Youth Ministry Screen-to-Screen
By Cameron Pedicord
It is a simple formula that generations of student ministry are built on.
Gather students at church and get them excited to bring friends by making it a fun and exciting place to be. Then, at the end of the night, there is an opportunity to teach and share content that draws students closer to Jesus and His way of life.
Key words: gather students.
The problem is that for many churches across America this formula is not working like it used to. Why? Many reasons, but one of the big ones is that young people just don’t wanna leave their houses much anymore.
I recently read a post in a youth ministry Facebook group asking what the biggest problem others were facing in their ministry. Overwhelmingly, people said getting students to attend events and youth group on a regular basis.
This got me thinking about how much student ministry has remained the same despite massive changes in society. Let’s face it.
“The teens we work with are growing up in a world that would seem like science fiction when modern youth ministry was pioneered.”
So the question I am proposing is what if we re-thought the formula?
Students gather in very different ways than they used to. Why go to the mall with friends when you have instant video contact with everyone you know right in your pocket and access to millions of items with the click of a button? If the goal is to gather students so that they can engage with life-changing content, then there are more ways than ever to do this. Students have access to millions of hours of content, whether it’s through YouTube, Twitch, Netflix or countless other platforms.
What would it look like to get the content we want to share up on YouTube? That way, students can engage with it between sports, homework and other extra-curricular activities. Then, empower small group leaders to jump onto Zoom at different times throughout the week to give students an opportunity to process and apply what they have learned. You can also have a Slack channel where students and leaders can stay in contact, ask questions, share prayer requests, and encourage each other 24/7. Well, maybe 12/5. While the technology platforms are flexible, you get the idea.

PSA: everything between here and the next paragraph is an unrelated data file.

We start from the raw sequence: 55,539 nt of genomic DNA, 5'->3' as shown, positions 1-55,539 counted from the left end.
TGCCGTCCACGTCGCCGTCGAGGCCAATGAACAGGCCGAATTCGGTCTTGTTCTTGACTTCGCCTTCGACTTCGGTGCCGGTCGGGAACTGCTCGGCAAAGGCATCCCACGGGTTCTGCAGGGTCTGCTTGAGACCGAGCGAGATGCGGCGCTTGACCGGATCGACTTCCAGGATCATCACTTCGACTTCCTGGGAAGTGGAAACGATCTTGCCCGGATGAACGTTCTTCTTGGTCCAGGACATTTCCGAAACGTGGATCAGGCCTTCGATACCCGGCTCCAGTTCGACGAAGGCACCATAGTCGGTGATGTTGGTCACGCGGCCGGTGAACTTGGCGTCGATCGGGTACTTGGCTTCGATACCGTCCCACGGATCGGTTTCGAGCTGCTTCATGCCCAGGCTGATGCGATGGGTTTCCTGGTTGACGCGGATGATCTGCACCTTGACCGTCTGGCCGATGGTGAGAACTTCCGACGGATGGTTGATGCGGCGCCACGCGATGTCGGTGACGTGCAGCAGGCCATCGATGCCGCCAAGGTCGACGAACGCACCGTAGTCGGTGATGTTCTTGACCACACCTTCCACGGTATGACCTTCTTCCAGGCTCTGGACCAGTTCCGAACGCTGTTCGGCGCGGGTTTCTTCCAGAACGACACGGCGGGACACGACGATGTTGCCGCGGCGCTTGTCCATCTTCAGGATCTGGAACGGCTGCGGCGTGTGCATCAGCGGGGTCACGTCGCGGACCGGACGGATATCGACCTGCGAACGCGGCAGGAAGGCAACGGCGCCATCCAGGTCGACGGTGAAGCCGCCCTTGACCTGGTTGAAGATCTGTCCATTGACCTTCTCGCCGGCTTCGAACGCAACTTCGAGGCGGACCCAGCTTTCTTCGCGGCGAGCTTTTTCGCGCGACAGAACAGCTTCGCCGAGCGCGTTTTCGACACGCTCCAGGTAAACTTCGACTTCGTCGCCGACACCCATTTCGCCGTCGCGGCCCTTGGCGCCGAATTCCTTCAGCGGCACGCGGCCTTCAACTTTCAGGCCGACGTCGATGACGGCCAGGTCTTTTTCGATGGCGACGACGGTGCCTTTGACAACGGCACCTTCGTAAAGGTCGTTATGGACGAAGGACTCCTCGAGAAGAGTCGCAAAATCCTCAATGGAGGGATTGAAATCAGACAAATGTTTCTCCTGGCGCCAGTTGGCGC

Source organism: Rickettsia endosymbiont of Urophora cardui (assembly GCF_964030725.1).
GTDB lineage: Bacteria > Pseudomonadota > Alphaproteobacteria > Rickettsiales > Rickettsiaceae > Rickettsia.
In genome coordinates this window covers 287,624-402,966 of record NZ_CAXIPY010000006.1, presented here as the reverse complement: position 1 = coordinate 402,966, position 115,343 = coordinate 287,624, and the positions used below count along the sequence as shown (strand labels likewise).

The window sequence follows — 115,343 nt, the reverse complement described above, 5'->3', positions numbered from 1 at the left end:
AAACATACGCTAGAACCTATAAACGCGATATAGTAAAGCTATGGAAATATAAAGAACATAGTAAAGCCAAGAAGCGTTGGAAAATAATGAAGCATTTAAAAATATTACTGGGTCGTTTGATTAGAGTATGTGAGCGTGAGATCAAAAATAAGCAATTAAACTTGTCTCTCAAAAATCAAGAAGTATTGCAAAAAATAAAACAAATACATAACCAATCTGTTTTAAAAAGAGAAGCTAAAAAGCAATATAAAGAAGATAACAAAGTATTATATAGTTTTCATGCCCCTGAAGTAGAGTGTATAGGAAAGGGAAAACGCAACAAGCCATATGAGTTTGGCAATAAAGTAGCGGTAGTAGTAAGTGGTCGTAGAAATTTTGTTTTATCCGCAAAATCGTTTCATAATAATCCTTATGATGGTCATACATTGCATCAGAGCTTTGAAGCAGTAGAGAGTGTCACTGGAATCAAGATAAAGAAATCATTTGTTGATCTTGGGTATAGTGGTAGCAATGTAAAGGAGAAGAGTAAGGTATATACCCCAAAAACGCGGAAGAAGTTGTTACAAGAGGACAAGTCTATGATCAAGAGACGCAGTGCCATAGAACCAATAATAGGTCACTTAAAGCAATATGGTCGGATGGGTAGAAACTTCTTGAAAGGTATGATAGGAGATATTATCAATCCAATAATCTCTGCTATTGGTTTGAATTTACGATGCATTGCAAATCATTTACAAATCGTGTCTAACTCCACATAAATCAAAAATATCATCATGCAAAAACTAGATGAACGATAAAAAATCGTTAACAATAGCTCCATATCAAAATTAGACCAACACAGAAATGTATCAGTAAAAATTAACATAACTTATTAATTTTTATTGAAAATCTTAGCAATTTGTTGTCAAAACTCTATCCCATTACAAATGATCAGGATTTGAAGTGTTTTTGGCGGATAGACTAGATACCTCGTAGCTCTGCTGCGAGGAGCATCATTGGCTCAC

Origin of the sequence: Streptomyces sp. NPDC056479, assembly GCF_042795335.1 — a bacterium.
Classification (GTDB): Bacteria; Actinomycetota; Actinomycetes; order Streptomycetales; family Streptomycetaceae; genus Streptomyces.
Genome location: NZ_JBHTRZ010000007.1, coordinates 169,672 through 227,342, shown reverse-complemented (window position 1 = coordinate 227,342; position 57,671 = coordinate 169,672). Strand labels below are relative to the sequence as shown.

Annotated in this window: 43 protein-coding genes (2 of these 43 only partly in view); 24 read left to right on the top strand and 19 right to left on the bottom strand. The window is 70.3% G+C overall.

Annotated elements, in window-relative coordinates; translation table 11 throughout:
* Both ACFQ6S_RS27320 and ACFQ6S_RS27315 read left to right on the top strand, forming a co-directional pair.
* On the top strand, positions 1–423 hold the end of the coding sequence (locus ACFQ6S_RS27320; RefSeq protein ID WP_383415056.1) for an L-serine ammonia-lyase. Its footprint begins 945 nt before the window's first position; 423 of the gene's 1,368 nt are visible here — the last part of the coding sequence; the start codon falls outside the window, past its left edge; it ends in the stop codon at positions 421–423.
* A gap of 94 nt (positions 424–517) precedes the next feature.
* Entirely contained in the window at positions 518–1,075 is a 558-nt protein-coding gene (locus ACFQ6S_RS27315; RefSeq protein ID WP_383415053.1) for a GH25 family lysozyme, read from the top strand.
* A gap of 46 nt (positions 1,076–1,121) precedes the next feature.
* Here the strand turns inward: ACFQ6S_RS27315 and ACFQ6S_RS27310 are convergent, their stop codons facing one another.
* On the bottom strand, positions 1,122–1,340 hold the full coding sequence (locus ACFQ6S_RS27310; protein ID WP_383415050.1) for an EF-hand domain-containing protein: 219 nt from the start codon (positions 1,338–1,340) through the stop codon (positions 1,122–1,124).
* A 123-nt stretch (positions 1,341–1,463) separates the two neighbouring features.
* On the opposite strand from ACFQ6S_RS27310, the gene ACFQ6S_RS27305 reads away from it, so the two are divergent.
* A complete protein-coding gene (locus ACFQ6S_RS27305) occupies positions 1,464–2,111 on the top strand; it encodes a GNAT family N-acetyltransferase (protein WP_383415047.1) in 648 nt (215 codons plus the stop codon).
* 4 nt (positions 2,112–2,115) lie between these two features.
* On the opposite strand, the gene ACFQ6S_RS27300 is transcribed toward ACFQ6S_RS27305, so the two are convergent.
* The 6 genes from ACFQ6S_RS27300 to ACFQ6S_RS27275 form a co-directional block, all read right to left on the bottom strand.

This idea started several years ago when I was working on staff in a middle school ministry. One of my volunteers, a high school student at our church, wanted to start mentoring and going through the Bible with several of his students. He couldn’t drive and was struggling to get everyone together so he met with them all on Skype. This out of the box at the time thinking blew me away and empowered him to connect with students in a much more accessible way. One youth worker I talked to recently said he used Google Hangout to get several of his student’s together. While some only participated through chat, they were able to have some solid time together, especially when it was just two or three students at a time.
Now it is at this point that many reading this are seriously doubting my sanity. Drive students even more to their screens (when at the same time we’re taking them through small group material about becoming wise with their screens)? And if kids aren’t actually coming to church, how will we measure attendance!?
Don’t get me wrong. I deeply appreciate live preaching and face-to-face interaction. And I am not at all advocating giving up meeting together in person on a regular basis, in fact, I hope many of these screen-methods are jumping points to more face-to-face connections.
“But changing the formula for how we deliver content can give us new opportunities to program our ministries to meet the challenges our teens face today.”
My goal in this post isn’t to suggest you tear apart your current ministry structure. I couldn’t take having so many youth workers getting fired on my conscience. Instead, it is to start new conversations and expand our imagination around the way we have always done things.
So what about you?
Which of these might be a technique you’d try?
What else you got?
Cameron Pedicord is an experienced youth worker and avid lover of all things food and cooking. He is a leadership coach and consultant to church and nonprofit leaders and regularly blogs at VMI Leadership Solutions. He works to help churches and nonprofits clarify vision and generate momentum to multiply impact. Cameron, his wife Corrina, and soon to be two children live in Northern California.